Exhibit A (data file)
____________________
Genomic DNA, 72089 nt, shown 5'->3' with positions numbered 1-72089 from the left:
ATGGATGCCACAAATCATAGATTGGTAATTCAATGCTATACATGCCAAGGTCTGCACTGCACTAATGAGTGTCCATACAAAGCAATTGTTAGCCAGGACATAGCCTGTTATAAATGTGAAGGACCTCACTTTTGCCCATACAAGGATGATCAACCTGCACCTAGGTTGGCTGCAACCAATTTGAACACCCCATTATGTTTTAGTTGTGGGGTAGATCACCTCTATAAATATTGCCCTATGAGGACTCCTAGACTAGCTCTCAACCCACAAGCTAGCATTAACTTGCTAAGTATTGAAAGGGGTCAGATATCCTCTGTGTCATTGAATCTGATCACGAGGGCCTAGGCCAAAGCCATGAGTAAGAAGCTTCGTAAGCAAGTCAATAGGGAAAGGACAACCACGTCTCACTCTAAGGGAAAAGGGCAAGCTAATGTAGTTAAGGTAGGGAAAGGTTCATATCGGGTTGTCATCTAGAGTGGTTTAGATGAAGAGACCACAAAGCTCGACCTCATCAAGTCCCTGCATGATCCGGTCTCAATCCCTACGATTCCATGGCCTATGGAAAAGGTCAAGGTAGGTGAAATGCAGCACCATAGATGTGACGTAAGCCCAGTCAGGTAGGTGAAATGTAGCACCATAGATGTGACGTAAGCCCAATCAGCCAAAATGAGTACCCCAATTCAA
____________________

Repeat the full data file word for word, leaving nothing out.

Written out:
Genomic DNA, 72089 nt, shown 5'->3' with positions numbered 1-72089 from the left:
ATGGATGCCACAAATCATAGATTGGTAATTCAATGCTATACATGCCAAGGTCTGCACTGCACTAATGAGTGTCCATACAAAGCAATTGTTAGCCAGGACATAGCCTGTTATAAATGTGAAGGACCTCACTTTTGCCCATACAAGGATGATCAACCTGCACCTAGGTTGGCTGCAACCAATTTGAACACCCCATTATGTTTTAGTTGTGGGGTAGATCACCTCTATAAATATTGCCCTATGAGGACTCCTAGACTAGCTCTCAACCCACAAGCTAGCATTAACTTGCTAAGTATTGAAAGGGGTCAGATATCCTCTGTGTCATTGAATCTGATCACGAGGGCCTAGGCCAAAGCCATGAGTAAGAAGCTTCGTAAGCAAGTCAATAGGGAAAGGACAACCACGTCTCACTCTAAGGGAAAAGGGCAAGCTAATGTAGTTAAGGTAGGGAAAGGTTCATATCGGGTTGTCATCTAGAGTGGTTTAGATGAAGAGACCACAAAGCTCGACCTCATCAAGTCCCTGCATGATCCGGTCTCAATCCCTACGATTCCATGGCCTATGGAAAAGGTCAAGGTAGGTGAAATGCAGCACCATAGATGTGACGTAAGCCCAGTCAGGTAGGTGAAATGTAGCACCATAGATGTGACGTAAGCCCAATCAGCCAAAATGAGTACCCCAATTCAA